A patent is a government-granted right that gives inventors a monopoly to make, sell, and use their inventions for a certain period of time. In exchange, the investor is obliged must disclose the details of the invention so that that others can make use of them when the patent expires.
Counting patents is a means of gauging how well countries transform knowledge into usable inventions. Countries with more patents are in a better position to pioneer new-to-world technologies and therefore derive above-average economic gains from intellectual property. The Canadian Intellectual Property Office describes the link between patents and the nation’s welfare:
By giving inventors monopolies on their creations for a specific time period, patents protect investments and allow inventors to profit financially from their creativity. This in turn provides an attractive incentive for research and development, ultimately benefiting all Canadians. Without the possibility of patent protection, many people might not take the risk of investing the time or money necessary to create or perfect new products, without which our economy would suffer.
Patents do more than make money and encourage creativity, however. They are also a means of sharing cutting-edge information. Because each patent document describes a new aspect of a technology in clear and specific terms and is available for anyone to read, they are vital resources for businesses, researchers, academics, and others who need to keep up with developments in their field.1
Of course, not all patents are equally valuable. Counting triadic patents—that is, those submitted for the same invention to patent offices in the U.S., E.U., and Japan—reduces some sources of sample bias and ensures that the patents counted are worth counting. This indicator shows the U.S. and Japan are the world’s major innovation centres, filing almost 60 per cent of the world’s triadic patents between them.
The U.S. holds more than 30 per cent of the world’s patents and comes first on this indicator. Yet it falls to eighth place when patents are measured in proportion to its population.
Indeed, while country shares are important, size isn’t everything. Less populous countries that are increasingly specializing in a particular industry are able to produce a high number of patents in proportion to their populations; and they are able to develop competitive advantage in today’s technology-driven economies. Switzerland, for example, ranks 7th in patent share by country. But it jumps to 1st place among the peer countries when ranked by patents per million population because of its leadership in the pharmaceuticals industry.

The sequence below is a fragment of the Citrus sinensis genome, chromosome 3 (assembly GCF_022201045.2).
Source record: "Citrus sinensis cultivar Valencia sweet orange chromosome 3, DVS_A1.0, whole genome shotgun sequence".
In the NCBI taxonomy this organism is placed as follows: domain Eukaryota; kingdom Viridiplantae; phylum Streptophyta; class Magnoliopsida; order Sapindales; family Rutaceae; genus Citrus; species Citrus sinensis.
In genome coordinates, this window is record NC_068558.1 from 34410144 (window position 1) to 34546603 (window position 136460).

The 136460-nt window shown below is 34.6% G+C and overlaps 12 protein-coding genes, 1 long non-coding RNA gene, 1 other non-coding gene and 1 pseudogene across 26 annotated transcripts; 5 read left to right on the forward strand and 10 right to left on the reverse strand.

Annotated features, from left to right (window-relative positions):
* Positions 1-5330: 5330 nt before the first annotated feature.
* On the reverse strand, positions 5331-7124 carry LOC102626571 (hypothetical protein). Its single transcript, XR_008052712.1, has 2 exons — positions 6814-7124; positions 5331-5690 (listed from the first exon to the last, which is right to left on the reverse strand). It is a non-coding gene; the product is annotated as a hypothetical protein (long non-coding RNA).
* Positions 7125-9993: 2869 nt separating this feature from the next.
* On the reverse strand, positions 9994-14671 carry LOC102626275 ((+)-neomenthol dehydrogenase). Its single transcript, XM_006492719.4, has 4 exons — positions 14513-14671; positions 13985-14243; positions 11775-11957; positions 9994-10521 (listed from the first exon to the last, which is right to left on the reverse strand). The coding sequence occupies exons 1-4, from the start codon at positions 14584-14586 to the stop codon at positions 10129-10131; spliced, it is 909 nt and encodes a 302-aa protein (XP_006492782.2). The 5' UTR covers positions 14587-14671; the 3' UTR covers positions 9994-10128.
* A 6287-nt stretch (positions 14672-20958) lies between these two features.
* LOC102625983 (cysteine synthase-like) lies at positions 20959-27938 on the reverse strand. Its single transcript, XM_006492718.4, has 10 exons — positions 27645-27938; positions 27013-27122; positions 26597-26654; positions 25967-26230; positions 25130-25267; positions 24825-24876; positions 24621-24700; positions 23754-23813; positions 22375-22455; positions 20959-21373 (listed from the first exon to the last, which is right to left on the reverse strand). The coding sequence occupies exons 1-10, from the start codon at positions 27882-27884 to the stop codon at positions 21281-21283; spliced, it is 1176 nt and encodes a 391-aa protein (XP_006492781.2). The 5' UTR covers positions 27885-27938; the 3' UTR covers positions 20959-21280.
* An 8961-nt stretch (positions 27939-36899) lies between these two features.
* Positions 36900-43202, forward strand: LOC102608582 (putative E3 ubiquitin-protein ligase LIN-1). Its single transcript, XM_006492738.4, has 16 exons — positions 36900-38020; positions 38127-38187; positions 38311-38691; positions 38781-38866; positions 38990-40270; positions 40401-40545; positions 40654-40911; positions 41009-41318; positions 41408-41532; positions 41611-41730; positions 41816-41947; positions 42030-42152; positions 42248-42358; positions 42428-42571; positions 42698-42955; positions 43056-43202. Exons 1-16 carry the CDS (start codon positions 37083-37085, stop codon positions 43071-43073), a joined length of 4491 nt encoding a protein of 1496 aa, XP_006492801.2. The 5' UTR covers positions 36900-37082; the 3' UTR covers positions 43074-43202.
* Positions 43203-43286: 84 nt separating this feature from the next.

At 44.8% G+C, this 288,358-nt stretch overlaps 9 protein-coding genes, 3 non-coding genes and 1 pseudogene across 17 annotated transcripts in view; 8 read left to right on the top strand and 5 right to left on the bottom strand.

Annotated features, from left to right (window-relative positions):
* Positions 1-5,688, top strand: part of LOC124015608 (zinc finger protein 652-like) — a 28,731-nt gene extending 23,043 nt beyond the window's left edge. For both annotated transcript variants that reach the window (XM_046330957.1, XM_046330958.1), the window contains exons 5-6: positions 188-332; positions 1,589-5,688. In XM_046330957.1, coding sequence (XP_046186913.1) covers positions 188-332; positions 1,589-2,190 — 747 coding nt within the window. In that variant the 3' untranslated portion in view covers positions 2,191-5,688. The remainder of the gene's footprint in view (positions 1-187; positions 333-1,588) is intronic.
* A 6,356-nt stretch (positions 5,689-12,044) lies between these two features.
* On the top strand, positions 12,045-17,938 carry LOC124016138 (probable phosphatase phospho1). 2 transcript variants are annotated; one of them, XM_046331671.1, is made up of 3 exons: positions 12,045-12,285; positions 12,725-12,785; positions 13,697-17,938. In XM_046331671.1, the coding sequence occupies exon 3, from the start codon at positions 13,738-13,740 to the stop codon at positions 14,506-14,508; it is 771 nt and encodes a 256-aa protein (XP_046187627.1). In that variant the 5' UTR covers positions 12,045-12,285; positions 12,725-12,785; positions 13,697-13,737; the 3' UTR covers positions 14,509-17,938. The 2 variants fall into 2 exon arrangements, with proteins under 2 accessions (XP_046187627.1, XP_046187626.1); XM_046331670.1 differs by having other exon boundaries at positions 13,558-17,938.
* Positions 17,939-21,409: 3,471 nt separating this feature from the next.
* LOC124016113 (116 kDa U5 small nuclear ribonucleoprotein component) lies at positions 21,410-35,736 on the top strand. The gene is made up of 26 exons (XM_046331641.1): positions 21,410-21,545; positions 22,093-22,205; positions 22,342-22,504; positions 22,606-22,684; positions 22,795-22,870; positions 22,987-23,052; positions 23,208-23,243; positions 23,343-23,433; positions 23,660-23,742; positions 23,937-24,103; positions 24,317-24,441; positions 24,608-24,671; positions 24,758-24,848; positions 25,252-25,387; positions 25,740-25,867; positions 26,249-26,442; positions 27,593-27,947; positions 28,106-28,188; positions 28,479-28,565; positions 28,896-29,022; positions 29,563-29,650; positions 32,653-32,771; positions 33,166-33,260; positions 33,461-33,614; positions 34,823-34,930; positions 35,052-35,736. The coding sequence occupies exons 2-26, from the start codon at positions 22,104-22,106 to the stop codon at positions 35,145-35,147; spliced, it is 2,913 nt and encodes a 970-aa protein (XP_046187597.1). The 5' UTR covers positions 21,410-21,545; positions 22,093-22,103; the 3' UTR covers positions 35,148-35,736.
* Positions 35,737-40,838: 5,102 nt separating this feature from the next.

Patents protect inventions in return for divulging their secrets. They thus encourage invention on the one hand and the spread of new technical knowledge on the other. Patents are a convenient way of estimating the relative amount of invention among countries. Taken together with other indicators, patents provide a rough-and-ready indication of relative innovation capacity and performance. But invention is not innovation: Innovation occurs when inventions become commercialized into world changing products or services.
Patents also have some generally recognized shortcomings as indicators of innovation: innovative companies may not patent an invention because the procedure is deemed too costly; or a company may choose other methods—such as trade secret protection—to secure an invention from theft. In networked industries as varied as railroads and video games, companies find that sharing invention globally to improve performance of the network as a whole is a better strategy than patenting. Nevertheless, comparing patents—especially patents around the same invention (patent families)—in the three main patent areas (North America, Europe, and Japan) does help indicate relative national innovative abilities and capacities.
Canada’s share of triadic patents filed increased from 0.9 per cent in 1985 to 1.4 per cent in 2007, an increase of 0.5 percentage points. Over the same period, Japan’s share increased by 6.1 percentage points, while the U.S. share declined by 3.9 percentage points.
Use the pull-down menu to compare the change in Canada’s share of world patents with that of its peers.
The U.S. and Japan together have 839 of the world’s 2,000 biggest companies, equal to a combined asset base of $41.3 trillion.2 Many are leading technology or manufacturing companies whose business rests on a patent base they have to defend.
In contrast, only 59 Canadian companies are among the top 2,000 in the world.
Yes. By making patenting of intellectual property a business objective and by patenting strategically around an invention, Canada can pull up its grade in this report card, which has languished in the “D”s for the past few decades. Patenting gives a country “skin in the game,” something that can be traded with other firms when there is a need to combine inventions to create a new product.
What’s more, Canadian companies don’t have to patent Canadian inventions to introduce new-to-world innovations—they could also be taking more initiative to patent high-value products and services that originate elsewhere in the world. Products that result from international collaborative research are integral to today’s global supply chains, and these products are available to the businesses and the countries that make patenting a key part of their strategic business plans.
1 Canadian Intellectual Property Office, “A Guide to Patents: Part I” [Online, cited January 18, 2010].
2 Forbes.com. [Online, cited January 12, 2010].